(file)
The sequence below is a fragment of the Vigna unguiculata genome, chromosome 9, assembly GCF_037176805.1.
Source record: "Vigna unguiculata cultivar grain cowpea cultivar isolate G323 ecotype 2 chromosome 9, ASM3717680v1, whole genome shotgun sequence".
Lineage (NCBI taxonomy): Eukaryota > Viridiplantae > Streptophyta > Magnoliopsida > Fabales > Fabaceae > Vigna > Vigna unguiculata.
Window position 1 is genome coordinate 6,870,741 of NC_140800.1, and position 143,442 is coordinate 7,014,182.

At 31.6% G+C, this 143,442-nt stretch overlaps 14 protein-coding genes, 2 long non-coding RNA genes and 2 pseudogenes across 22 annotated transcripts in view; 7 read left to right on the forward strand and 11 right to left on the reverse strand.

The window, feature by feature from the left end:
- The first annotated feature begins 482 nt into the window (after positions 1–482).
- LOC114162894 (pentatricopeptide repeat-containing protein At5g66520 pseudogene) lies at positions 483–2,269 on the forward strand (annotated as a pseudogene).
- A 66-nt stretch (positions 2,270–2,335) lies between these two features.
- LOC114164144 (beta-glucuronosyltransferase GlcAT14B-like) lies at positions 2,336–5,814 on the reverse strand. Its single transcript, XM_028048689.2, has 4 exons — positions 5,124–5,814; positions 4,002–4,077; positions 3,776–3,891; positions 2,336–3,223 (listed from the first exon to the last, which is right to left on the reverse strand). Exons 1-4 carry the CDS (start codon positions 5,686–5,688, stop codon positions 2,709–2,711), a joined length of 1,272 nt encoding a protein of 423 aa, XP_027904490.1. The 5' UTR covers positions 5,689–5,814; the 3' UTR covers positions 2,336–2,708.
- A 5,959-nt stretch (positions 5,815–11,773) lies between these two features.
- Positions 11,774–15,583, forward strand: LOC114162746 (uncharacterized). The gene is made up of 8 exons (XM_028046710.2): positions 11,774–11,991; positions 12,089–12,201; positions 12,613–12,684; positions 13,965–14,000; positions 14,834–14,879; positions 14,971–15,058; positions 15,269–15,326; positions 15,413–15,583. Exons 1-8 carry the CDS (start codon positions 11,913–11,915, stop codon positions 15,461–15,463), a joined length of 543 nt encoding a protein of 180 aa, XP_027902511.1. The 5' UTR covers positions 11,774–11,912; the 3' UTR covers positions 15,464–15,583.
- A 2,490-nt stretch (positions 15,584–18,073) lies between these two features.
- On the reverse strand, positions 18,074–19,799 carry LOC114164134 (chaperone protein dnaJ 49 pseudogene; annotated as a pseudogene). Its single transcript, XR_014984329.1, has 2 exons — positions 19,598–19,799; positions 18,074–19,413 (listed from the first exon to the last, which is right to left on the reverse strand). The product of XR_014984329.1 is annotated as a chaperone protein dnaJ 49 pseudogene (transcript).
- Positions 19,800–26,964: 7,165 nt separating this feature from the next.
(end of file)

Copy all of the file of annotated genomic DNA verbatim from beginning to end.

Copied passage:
The sequence below is a fragment of the Vigna unguiculata genome, chromosome 9, assembly GCF_037176805.1.
Source record: "Vigna unguiculata cultivar grain cowpea cultivar isolate G323 ecotype 2 chromosome 9, ASM3717680v1, whole genome shotgun sequence".
Lineage (NCBI taxonomy): Eukaryota > Viridiplantae > Streptophyta > Magnoliopsida > Fabales > Fabaceae > Vigna > Vigna unguiculata.
Window position 1 is genome coordinate 6,870,741 of NC_140800.1, and position 143,442 is coordinate 7,014,182.

At 31.6% G+C, this 143,442-nt stretch overlaps 14 protein-coding genes, 2 long non-coding RNA genes and 2 pseudogenes across 22 annotated transcripts in view; 7 read left to right on the forward strand and 11 right to left on the reverse strand.

The window, feature by feature from the left end:
- The first annotated feature begins 482 nt into the window (after positions 1–482).
- LOC114162894 (pentatricopeptide repeat-containing protein At5g66520 pseudogene) lies at positions 483–2,269 on the forward strand (annotated as a pseudogene).
- A 66-nt stretch (positions 2,270–2,335) lies between these two features.
- LOC114164144 (beta-glucuronosyltransferase GlcAT14B-like) lies at positions 2,336–5,814 on the reverse strand. Its single transcript, XM_028048689.2, has 4 exons — positions 5,124–5,814; positions 4,002–4,077; positions 3,776–3,891; positions 2,336–3,223 (listed from the first exon to the last, which is right to left on the reverse strand). Exons 1-4 carry the CDS (start codon positions 5,686–5,688, stop codon positions 2,709–2,711), a joined length of 1,272 nt encoding a protein of 423 aa, XP_027904490.1. The 5' UTR covers positions 5,689–5,814; the 3' UTR covers positions 2,336–2,708.
- A 5,959-nt stretch (positions 5,815–11,773) lies between these two features.
- Positions 11,774–15,583, forward strand: LOC114162746 (uncharacterized). The gene is made up of 8 exons (XM_028046710.2): positions 11,774–11,991; positions 12,089–12,201; positions 12,613–12,684; positions 13,965–14,000; positions 14,834–14,879; positions 14,971–15,058; positions 15,269–15,326; positions 15,413–15,583. Exons 1-8 carry the CDS (start codon positions 11,913–11,915, stop codon positions 15,461–15,463), a joined length of 543 nt encoding a protein of 180 aa, XP_027902511.1. The 5' UTR covers positions 11,774–11,912; the 3' UTR covers positions 15,464–15,583.
- A 2,490-nt stretch (positions 15,584–18,073) lies between these two features.
- On the reverse strand, positions 18,074–19,799 carry LOC114164134 (chaperone protein dnaJ 49 pseudogene; annotated as a pseudogene). Its single transcript, XR_014984329.1, has 2 exons — positions 19,598–19,799; positions 18,074–19,413 (listed from the first exon to the last, which is right to left on the reverse strand). The product of XR_014984329.1 is annotated as a chaperone protein dnaJ 49 pseudogene (transcript).
- Positions 19,800–26,964: 7,165 nt separating this feature from the next.